Yokota West Elementary School Principal Lee Kirsch, top, center, greets parents with an orientation about the new classrooms built during the summer for the kindergarten class.

Yokota West Elementary School Principal Lee Kirsch, top, center, greets parents with an orientation about the new classrooms built during the summer for the kindergarten class. (Jim Schulz / S&S)

YOKOTA AIR BASE, Japan — Yokota’s kindergartners are about to tackle one of life’s most exciting, yet intimidating moments: the all-important first day of school.

To ease the transition, base officials have built a pair of spiffy, brand new buildings for them — additions to Yokota East and Yokota West elementary schools that feature self-contained bathrooms, kitchen units, extra storage and magnetic walls on all sides.

They’re to move in Tuesday, eight days later than other students around the Pacific, following a week of home visits by teachers and orientation sessions with parents inside the new facilities. Yokota East will welcome five kindergarten classes; Yokota West is to usher in three. Both have an extra vacant room at their disposal.

“They were designed especially for kindergarten classes,” said Yokota West principal Lee Kirsch. “These were built to bring us up to standard with larger classrooms. As a byproduct, it will alleviate overcrowding. Any time you can get four to six new classrooms, it’s a breath of fresh air.”

Yokota East began the school year with a student population of 626, said assistant principal Laurel Eisinger. Enrollment at Yokota West is 438.

The new structures, which totaled about $3 million, are the direct result of a Defense Department mandate in the late 1990s to implement a full-day kindergarten program and reduce the teacher-pupil ratio in grades 1-3 from 23 to 18 students, officials said.

The initiative was phased in slowly on military installations around the world.

“Facilities were a major handicap for many communities,” Kirsch said. “This gives us the facilities to implement the program fully. It helps us across the board. ... This gives us room to expand. It gets us out of closets for offices and frees up space from old rooms that were used for kindergarten classes.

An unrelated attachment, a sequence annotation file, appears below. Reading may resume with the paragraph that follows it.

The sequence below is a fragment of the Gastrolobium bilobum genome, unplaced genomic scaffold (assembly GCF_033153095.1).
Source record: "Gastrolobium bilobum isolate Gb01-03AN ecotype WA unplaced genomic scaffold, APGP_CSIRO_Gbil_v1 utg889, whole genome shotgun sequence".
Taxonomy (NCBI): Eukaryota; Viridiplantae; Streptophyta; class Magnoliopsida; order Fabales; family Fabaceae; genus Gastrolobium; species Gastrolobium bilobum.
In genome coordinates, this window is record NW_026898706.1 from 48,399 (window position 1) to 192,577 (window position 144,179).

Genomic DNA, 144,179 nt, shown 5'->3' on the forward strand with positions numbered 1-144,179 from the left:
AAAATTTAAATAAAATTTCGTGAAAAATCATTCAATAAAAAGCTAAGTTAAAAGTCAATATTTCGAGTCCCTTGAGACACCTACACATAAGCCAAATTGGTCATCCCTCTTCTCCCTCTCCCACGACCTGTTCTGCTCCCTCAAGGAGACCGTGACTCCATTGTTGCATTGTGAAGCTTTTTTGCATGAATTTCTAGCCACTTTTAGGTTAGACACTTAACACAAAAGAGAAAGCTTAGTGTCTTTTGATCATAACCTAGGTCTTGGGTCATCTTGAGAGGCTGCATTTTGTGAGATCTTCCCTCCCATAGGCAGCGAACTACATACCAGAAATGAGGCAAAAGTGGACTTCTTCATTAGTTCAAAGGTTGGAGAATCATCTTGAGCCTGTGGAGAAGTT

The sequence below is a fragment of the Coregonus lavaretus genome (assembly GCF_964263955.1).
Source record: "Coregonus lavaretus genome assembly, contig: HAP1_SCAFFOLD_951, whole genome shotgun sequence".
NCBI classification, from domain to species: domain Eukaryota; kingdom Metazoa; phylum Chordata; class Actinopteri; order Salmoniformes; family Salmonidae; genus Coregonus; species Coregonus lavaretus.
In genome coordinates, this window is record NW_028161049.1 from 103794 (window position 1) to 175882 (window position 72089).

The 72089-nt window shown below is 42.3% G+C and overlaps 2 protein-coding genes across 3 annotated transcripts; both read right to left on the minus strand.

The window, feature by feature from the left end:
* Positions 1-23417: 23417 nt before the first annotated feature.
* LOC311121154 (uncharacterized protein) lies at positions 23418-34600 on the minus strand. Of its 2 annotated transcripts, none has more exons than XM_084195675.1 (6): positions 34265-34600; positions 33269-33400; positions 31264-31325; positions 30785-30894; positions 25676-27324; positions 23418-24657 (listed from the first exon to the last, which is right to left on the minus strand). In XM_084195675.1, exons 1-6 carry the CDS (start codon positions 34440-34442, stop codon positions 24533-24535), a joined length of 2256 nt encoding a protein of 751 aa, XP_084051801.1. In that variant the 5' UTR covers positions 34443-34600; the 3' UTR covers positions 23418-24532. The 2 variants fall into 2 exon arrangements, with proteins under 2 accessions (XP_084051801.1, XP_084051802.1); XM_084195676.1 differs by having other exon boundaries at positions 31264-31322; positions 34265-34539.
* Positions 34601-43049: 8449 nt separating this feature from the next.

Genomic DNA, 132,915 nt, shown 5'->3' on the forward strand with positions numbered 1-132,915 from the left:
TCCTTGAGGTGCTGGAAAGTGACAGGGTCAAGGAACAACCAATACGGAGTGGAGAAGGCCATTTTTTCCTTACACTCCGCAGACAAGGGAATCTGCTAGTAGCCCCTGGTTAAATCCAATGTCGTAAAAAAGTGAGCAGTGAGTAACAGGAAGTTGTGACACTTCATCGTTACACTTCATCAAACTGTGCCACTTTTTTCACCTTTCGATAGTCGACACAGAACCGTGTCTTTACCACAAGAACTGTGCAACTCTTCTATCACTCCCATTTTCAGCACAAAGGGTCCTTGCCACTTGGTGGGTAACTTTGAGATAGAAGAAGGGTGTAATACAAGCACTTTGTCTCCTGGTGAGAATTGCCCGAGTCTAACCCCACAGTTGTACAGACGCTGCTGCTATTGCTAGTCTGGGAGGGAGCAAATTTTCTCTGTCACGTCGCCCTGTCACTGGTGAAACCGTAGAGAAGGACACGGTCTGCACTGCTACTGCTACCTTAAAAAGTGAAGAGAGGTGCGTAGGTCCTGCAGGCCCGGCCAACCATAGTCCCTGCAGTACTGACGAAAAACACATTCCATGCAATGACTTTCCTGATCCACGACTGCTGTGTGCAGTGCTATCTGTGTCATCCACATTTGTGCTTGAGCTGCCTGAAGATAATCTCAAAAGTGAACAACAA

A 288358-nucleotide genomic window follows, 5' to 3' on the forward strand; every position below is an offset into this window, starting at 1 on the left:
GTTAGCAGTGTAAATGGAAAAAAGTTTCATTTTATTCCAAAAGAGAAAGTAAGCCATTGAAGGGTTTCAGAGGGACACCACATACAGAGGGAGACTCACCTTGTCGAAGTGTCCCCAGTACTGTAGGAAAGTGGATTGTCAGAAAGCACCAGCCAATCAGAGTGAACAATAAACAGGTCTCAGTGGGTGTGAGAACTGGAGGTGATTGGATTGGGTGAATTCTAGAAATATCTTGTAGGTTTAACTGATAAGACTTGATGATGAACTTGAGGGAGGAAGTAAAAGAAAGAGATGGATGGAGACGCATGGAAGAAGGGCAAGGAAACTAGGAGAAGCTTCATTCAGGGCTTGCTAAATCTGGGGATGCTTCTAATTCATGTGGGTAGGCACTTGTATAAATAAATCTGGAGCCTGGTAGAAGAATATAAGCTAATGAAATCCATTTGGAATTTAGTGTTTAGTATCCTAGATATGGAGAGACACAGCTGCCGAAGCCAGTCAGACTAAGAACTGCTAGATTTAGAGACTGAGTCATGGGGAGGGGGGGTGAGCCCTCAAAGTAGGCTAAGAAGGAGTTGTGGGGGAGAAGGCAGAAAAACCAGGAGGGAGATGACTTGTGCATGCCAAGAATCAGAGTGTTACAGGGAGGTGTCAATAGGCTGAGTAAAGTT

“It’s going to make life a lot more pleasant here.”

The additions are nothing like the trailers typically used in the United States to ease overcrowding in schools.

They have all the requirements to meet the DOD mandate, Kirsch said, including toilets, doors connecting various classrooms for group activities, cooking facilities, age-appropriate play areas and larger space.

“Oftentimes, they had to work in substandard square footage,” he said. “Now, it’s all within classroom operations. That cuts down significantly on the amount of time teachers need to take students to the bathroom or shift classes to a kitchen facility.”

Yokota East Elementary School principal Lillian Hiyama said the structure also has a science room for investigative experiments.

“The new kindergarten building is a wonderful structure to house our students,” she said. “For the first time in many years, all kindergarten classes will be contained in one building. This enables the teachers to collaborate more closely for better teaching.”

The U.S. military funded part of the mandate early on in an effort to launch a full day of school for kindergarteners, he said. Now, it’s paid entirely by Department of Defense Dependents Schools.

Yokota schools have conducted a full day of kindergarten instruction since 2002, said Raymond Kishaba, resident engineer for the Japan District’s U.S. Army Corps of Engineers. “It took a while to get the funding for the initial facilities,” he added.

The contract was awarded to the OHKI Corporation a year ago, Kishaba said, and construction ended Aug. 16.

The buildings officially are designated as temporary facilities, said 2nd Lt. Pete Hernandez, the 374th Civil Engineer Squadron’s Japan Facilities Improvement Program chief. A plan exists to build permanent facilities, funded by the Japanese government, before the end of the decade.

“We’ll get four to five years of use in the temporary buildings,” Kishaba added. “The GOJ facilities-improvement procedure is quite a long process and we were able to develop an interim solution. The buildings are temporary, and can be disassembled and moved, but they meet all the safety, functionality and durability requirements the children deserve.”

Officials say the permanent buildings will provide educators and students with even more features, such as additional computers, art facilities and a preschool disabilities classroom.

At this point, however, it’s the temporary setups that are drawing rave reviews from teachers.

“We are so thrilled,” Eisinger said. “We have more space to work in, and that will make life easier for our teachers. But more importantly, it will benefit the students using the new rooms.”

Added Kirsch, “It’s paradise — everyone’s dream. People go out there and ‘ooh’ and ‘aah’ about them. We’re very happy for the teachers and students.”

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